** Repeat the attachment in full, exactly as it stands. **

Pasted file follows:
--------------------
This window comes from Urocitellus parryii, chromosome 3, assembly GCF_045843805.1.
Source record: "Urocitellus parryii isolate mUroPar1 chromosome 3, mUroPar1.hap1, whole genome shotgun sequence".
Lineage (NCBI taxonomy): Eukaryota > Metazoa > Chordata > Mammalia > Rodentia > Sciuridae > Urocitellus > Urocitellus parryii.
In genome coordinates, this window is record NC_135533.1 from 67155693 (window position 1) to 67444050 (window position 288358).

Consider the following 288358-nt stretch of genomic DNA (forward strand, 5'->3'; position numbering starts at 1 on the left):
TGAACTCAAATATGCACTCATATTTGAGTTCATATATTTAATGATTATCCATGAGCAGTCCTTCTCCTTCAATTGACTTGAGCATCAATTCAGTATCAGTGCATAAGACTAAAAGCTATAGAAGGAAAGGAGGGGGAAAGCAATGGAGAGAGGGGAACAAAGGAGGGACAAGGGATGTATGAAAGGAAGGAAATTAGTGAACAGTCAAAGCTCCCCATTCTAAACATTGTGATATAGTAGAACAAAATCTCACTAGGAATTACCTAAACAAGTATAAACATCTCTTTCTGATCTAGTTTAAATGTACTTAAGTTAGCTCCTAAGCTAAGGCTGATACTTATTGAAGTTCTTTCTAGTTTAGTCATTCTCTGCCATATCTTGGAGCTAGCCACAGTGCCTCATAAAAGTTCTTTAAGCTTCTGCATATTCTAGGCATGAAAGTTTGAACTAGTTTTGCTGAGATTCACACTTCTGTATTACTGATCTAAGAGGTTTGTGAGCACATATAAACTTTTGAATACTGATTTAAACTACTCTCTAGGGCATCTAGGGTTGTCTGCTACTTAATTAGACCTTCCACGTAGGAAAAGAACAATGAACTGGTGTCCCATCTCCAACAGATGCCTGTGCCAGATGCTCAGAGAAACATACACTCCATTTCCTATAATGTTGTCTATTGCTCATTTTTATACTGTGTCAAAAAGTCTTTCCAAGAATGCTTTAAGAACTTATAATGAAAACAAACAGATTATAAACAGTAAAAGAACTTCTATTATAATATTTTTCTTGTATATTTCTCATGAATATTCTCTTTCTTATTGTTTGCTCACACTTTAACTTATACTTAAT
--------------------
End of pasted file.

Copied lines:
This window comes from Urocitellus parryii, chromosome 3, assembly GCF_045843805.1.
Source record: "Urocitellus parryii isolate mUroPar1 chromosome 3, mUroPar1.hap1, whole genome shotgun sequence".
Lineage (NCBI taxonomy): Eukaryota > Metazoa > Chordata > Mammalia > Rodentia > Sciuridae > Urocitellus > Urocitellus parryii.
In genome coordinates, this window is record NC_135533.1 from 67155693 (window position 1) to 67444050 (window position 288358).

Consider the following 288358-nt stretch of genomic DNA (forward strand, 5'->3'; position numbering starts at 1 on the left):
TGAACTCAAATATGCACTCATATTTGAGTTCATATATTTAATGATTATCCATGAGCAGTCCTTCTCCTTCAATTGACTTGAGCATCAATTCAGTATCAGTGCATAAGACTAAAAGCTATAGAAGGAAAGGAGGGGGAAAGCAATGGAGAGAGGGGAACAAAGGAGGGACAAGGGATGTATGAAAGGAAGGAAATTAGTGAACAGTCAAAGCTCCCCATTCTAAACATTGTGATATAGTAGAACAAAATCTCACTAGGAATTACCTAAACAAGTATAAACATCTCTTTCTGATCTAGTTTAAATGTACTTAAGTTAGCTCCTAAGCTAAGGCTGATACTTATTGAAGTTCTTTCTAGTTTAGTCATTCTCTGCCATATCTTGGAGCTAGCCACAGTGCCTCATAAAAGTTCTTTAAGCTTCTGCATATTCTAGGCATGAAAGTTTGAACTAGTTTTGCTGAGATTCACACTTCTGTATTACTGATCTAAGAGGTTTGTGAGCACATATAAACTTTTGAATACTGATTTAAACTACTCTCTAGGGCATCTAGGGTTGTCTGCTACTTAATTAGACCTTCCACGTAGGAAAAGAACAATGAACTGGTGTCCCATCTCCAACAGATGCCTGTGCCAGATGCTCAGAGAAACATACACTCCATTTCCTATAATGTTGTCTATTGCTCATTTTTATACTGTGTCAAAAAGTCTTTCCAAGAATGCTTTAAGAACTTATAATGAAAACAAACAGATTATAAACAGTAAAAGAACTTCTATTATAATATTTTTCTTGTATATTTCTCATGAATATTCTCTTTCTTATTGTTTGCTCACACTTTAACTTATACTTAAT